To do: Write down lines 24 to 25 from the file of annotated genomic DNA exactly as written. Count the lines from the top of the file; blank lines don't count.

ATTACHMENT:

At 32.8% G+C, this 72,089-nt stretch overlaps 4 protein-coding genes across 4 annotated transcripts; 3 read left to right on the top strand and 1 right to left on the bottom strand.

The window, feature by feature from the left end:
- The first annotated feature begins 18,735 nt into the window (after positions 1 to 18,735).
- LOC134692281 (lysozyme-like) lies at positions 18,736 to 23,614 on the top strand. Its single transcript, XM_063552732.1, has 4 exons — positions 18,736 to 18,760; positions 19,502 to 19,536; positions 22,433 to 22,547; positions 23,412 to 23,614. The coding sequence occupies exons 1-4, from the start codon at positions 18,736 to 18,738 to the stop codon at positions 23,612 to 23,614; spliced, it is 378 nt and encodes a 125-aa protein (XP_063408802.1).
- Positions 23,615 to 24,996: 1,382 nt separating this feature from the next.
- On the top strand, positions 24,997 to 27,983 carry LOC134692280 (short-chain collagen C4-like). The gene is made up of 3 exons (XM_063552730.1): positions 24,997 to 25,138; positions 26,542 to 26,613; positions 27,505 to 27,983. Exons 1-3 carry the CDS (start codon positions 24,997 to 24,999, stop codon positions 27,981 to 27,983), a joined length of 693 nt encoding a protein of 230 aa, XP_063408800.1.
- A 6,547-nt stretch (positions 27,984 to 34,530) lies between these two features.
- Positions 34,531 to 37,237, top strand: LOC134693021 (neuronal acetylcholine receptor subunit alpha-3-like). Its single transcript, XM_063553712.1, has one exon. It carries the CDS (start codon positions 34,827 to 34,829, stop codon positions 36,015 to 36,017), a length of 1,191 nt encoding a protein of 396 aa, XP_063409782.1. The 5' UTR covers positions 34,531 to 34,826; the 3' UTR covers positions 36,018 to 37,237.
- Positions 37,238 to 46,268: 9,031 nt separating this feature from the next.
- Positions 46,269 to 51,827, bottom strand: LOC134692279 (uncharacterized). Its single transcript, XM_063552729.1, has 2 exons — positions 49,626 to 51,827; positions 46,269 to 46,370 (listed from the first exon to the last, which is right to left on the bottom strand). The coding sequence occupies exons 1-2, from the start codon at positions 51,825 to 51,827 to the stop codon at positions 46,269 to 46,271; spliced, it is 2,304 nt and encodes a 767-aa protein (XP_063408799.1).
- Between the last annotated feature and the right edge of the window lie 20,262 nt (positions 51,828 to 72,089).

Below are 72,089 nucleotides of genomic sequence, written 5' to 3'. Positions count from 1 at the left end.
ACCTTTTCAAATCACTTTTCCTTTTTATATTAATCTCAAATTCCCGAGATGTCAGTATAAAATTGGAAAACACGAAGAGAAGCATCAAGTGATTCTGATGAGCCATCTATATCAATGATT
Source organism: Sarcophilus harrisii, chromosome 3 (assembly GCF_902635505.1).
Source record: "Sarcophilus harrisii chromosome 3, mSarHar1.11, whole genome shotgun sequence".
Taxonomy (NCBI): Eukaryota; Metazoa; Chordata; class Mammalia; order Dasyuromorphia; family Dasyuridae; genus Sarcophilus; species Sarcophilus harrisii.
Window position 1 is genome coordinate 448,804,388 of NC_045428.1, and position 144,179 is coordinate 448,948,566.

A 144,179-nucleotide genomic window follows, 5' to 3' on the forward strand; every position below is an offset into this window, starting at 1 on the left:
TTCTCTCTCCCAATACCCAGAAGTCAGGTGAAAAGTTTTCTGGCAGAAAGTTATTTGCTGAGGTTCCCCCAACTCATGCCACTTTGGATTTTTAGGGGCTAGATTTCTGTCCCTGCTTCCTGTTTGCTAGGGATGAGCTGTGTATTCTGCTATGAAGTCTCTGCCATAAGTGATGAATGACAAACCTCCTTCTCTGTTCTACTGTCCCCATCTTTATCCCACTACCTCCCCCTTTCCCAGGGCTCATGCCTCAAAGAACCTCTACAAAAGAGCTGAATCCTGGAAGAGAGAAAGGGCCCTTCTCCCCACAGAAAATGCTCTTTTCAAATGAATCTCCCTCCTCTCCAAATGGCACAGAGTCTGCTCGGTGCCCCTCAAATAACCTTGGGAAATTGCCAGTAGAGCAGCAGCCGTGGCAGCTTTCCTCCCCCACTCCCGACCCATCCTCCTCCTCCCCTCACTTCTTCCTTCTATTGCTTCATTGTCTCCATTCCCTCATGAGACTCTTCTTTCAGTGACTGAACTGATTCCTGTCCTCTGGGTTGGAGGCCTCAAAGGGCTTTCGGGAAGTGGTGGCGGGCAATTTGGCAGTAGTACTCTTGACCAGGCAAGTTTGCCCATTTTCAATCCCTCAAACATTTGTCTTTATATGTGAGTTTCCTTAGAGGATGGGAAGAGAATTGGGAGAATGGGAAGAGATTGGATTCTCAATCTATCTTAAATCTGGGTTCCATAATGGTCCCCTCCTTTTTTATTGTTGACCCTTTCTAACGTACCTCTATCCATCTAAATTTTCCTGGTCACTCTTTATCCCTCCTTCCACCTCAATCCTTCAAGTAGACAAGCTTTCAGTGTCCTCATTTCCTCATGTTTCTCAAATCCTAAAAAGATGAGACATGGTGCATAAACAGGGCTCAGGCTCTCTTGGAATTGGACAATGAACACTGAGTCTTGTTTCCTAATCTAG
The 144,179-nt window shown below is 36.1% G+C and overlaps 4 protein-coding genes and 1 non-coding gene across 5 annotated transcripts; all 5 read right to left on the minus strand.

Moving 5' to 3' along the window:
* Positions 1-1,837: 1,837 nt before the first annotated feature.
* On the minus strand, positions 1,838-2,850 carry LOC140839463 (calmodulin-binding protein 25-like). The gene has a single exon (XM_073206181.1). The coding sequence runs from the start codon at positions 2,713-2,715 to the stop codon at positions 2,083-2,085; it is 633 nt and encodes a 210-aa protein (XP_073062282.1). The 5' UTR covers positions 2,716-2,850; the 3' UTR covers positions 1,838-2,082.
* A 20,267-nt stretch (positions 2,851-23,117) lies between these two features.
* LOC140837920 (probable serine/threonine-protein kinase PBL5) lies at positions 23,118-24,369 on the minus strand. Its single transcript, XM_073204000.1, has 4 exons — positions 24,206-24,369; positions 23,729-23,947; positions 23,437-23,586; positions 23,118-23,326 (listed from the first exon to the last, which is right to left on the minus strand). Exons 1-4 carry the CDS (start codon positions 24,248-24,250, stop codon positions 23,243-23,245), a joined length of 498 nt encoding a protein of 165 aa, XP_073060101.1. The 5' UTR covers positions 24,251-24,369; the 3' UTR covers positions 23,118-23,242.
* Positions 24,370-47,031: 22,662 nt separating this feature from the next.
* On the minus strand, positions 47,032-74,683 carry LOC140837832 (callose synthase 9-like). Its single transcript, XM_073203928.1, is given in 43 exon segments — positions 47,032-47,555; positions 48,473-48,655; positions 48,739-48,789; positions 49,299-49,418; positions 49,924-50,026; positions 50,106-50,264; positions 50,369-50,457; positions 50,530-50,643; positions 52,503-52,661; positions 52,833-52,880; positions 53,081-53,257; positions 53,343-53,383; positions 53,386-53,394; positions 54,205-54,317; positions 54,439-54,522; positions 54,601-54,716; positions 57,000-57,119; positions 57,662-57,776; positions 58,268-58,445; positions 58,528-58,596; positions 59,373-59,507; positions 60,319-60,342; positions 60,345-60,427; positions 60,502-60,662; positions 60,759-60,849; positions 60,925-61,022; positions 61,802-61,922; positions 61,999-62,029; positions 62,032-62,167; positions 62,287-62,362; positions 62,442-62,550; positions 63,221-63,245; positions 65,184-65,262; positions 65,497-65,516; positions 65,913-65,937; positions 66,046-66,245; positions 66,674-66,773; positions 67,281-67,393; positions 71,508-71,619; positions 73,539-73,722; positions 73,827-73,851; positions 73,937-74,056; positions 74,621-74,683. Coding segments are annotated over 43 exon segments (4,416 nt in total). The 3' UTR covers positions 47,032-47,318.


* A 20,267-nt stretch (positions 2,851-23,117) lies between these two features.
* LOC140837920 (probable serine/threonine-protein kinase PBL5) lies at positions 23,118-24,369 on the minus strand. Its single transcript, XM_073204000.1, has 4 exons — positions 24,206-24,369; positions 23,729-23,947; positions 23,437-23,586; positions 23,118-23,326 (listed from the first exon to the last, which is right to left on the minus strand). Exons 1-4 carry the CDS (start codon positions 24,248-24,250, stop codon positions 23,243-23,245), a joined length of 498 nt encoding a protein of 165 aa, XP_073060101.1. The 5' UTR covers positions 24,251-24,369; the 3' UTR covers positions 23,118-23,242.